On Tuesday, the National Institute of Standards and Technology (NIST) announced its first quantum-resistant algorithms—new encryption that will become the standard to guard against attacks by quantum computers, which are not yet here. The four algorithms are CRYSTALS-Kyber, for general encryption, and three schemes for digital encryption: CRYSTALS-Dilithium, FALCON, and SPHINCS+.
Over the past few decades, NIST has managed encryption standards, introducing and vetting the schemes that protect and authenticate valuable digital information—from bank transactions to emails to your Netflix password. These encryption schemes are easy for the user to encode and decode, but hard for an attacker to break. This one-way functionality is like mixing colors: It’s easy to mix shades of blue and yellow to make green, but hard to tell by looking at a green which shades were used to create it.
While these methods have been robust against classical attacks, they are known to be vulnerable to quantum algorithms. Quantum computers capable of breaking existing encryption with these algorithms are a ways off, but researchers say there’s no time to wait. Post-quantum cryptography is the future, and it’s here now.
Last week, we spoke with Dustin Moody, a mathematician at NIST leading the post-quantum cryptography standardization process.
What is post-quantum cryptography, and why does NIST need a standardization process for it?
Dustin Moody: Researchers from a variety of backgrounds have been working on building what’s called a quantum computer. If a quantum computer is built that is large enough, there’s an algorithm you could run on this quantum computer that would break several of the most widely used cryptosystems that we have implemented and use today around the world. So post-quantum crypto is preparing new cryptosystems to replace those that would be vulnerable to attacks from a big enough quantum computer. And NIST is doing this because a few of the cryptosystems that we have standardized, namely the ones dealing with public-key cryptography, would be vulnerable. So we want to replace those standards with new ones that would not be vulnerable to attacks from a quantum computer.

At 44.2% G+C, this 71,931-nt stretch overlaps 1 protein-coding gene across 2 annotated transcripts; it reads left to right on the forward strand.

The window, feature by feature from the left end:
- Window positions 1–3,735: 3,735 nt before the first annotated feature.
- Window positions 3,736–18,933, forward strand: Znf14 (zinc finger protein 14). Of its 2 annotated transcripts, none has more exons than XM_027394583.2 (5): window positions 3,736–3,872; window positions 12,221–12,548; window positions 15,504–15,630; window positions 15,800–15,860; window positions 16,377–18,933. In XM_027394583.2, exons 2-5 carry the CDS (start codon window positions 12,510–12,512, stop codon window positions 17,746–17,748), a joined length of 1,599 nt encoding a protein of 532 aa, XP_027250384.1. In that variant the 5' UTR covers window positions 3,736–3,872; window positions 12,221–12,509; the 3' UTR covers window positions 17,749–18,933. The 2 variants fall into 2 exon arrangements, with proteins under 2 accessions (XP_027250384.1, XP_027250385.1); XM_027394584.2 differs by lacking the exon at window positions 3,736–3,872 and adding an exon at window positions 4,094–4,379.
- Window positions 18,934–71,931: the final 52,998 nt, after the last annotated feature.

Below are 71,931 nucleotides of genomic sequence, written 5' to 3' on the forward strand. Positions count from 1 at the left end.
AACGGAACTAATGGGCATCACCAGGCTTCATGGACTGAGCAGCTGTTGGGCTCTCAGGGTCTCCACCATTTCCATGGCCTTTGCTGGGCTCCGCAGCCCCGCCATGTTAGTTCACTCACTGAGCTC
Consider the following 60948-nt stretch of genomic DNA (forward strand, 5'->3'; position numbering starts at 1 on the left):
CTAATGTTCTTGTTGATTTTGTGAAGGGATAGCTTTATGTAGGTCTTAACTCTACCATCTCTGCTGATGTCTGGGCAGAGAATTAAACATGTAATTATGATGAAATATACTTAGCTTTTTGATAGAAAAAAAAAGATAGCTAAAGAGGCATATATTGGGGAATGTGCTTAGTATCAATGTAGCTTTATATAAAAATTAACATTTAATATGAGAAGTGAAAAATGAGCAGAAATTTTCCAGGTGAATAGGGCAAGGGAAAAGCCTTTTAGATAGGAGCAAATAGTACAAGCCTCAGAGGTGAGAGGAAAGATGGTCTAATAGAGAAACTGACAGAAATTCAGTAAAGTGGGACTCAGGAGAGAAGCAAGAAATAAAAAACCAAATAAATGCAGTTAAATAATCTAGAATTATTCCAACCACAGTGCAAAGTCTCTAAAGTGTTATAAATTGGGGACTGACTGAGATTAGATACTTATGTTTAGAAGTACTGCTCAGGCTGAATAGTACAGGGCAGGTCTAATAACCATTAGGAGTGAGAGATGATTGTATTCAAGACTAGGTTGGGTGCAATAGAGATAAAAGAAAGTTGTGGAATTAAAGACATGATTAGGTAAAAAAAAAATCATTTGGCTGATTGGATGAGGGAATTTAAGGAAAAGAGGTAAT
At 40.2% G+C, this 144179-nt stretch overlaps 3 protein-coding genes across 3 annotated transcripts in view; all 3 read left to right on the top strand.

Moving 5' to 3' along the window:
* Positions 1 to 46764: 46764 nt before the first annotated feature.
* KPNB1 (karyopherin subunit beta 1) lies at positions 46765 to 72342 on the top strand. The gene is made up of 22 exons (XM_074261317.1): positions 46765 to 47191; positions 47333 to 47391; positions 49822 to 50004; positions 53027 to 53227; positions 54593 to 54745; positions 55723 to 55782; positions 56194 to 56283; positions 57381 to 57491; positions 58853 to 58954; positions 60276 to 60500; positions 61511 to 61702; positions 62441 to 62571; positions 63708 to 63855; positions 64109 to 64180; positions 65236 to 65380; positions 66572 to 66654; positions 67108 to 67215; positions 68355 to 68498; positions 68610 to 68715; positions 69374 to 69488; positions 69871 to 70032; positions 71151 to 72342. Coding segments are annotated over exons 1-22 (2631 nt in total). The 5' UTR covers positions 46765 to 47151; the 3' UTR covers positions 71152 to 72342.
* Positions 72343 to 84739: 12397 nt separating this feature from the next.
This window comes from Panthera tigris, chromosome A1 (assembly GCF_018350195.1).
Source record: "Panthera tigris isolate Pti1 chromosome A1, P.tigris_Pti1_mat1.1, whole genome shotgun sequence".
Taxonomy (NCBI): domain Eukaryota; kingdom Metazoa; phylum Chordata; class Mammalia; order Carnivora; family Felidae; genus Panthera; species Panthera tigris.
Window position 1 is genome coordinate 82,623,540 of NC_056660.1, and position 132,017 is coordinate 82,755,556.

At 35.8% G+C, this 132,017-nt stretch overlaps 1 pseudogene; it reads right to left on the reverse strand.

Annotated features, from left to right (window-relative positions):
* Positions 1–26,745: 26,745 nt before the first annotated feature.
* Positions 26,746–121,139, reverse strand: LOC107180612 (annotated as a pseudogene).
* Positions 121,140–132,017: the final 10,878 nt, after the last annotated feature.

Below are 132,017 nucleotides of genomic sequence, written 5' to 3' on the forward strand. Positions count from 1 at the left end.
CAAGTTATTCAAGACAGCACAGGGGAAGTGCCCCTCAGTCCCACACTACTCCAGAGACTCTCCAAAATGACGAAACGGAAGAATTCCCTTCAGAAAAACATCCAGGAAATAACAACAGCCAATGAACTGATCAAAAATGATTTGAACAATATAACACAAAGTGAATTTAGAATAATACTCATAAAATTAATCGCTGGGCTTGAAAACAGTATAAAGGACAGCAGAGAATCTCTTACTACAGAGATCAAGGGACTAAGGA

“You can actually be at risk from a quantum computer, even though a [high-performance] quantum computer does not yet exist. This is often called ‘harvest now, decrypt later.’”
—Dustin Moody, NIST
Now there’s two separate things you’re replacing, as I understand it; there’s both a key and a signature. Can you talk about both of those—and the difference between the two?
Moody: With cryptography, you have many different kinds of tools that are needed to protect your information. One of these that people first think of is just encryption and scrambling your data, so your enemy can’t read it. That is typically enabled using public-key encryption. You then create a shared secret that you will actually use for a key for another type of cryptosystem that can do encryption a lot faster, a block cipher called AES. But this public-key encryption is used to create that initial key. So that’s the first functionality that we need to replace. The second is digital signatures. Instead of signing your name at the bottom of the letter to prove that you are the author, you can digitally do the same thing using cryptographic techniques. And that is also known to be vulnerable to a quantum computer. So it’s the second functionality that we’re trying to replace.
The largest quantum computer is about 200-something qubits right now, and they’re not fault-tolerant. The largest number that one of these machines has factored with Shor’s algorithm is 21. There are various estimates out there for what it would take to crack RSA 2048, but you would need thousands of qubits at a minimum, and they would all need to be very, very high quality. What’s the rush? Why are we doing this now? You started this process in 2016. This is years, if not decades, ahead of time.
Moody: First, standardizing cryptosystems and then getting them into products around the world takes a surprisingly long amount of time. From our past experience, switching from one crypto algorithm to another can take 10 to 20 years. And since we need to have this done before a quantum computer comes out, we've got to get all that work done ahead of time. And it can’t be rushed too quickly. You don’t have confidence in a cryptosystem if it was invented two weeks ago. We need years of people analyzing these algorithms to have confidence in their security. That’s reason one: It takes time to get ready. And then reason two is you can actually be at risk from a quantum computer, even though a quantum computer does not yet exist. This is often called “harvest now, decrypt later.” It’s the idea that your enemy could copy your data, which is encrypted, and they can hold onto it right now. They can’t read it. But maybe a quantum computer comes out in 10 years, and then they can get access to your data. If the information you’re protecting is valuable enough, then you’re already in trouble because of that threat. So that’s another reason that we need to be well ahead of the time that a quantum computer is built.
How real is harvest now, decrypt later? I understand that there is the possibility, but is this really happening? Are people downloading data and squirreling it away so that when they get their quantum computers up and running, they can go through it?
Moody: So, I don’t have access to classified material. NIST is not at that level, like the NSA and other people do that. But people I have talked to say that this is absolutely a threat and that it is occurring now at the nation-state level.
“We’re going to standardize a number of things so that we have a diversity of different mathematical problems to base our security on.”
—Dustin Moody, NIST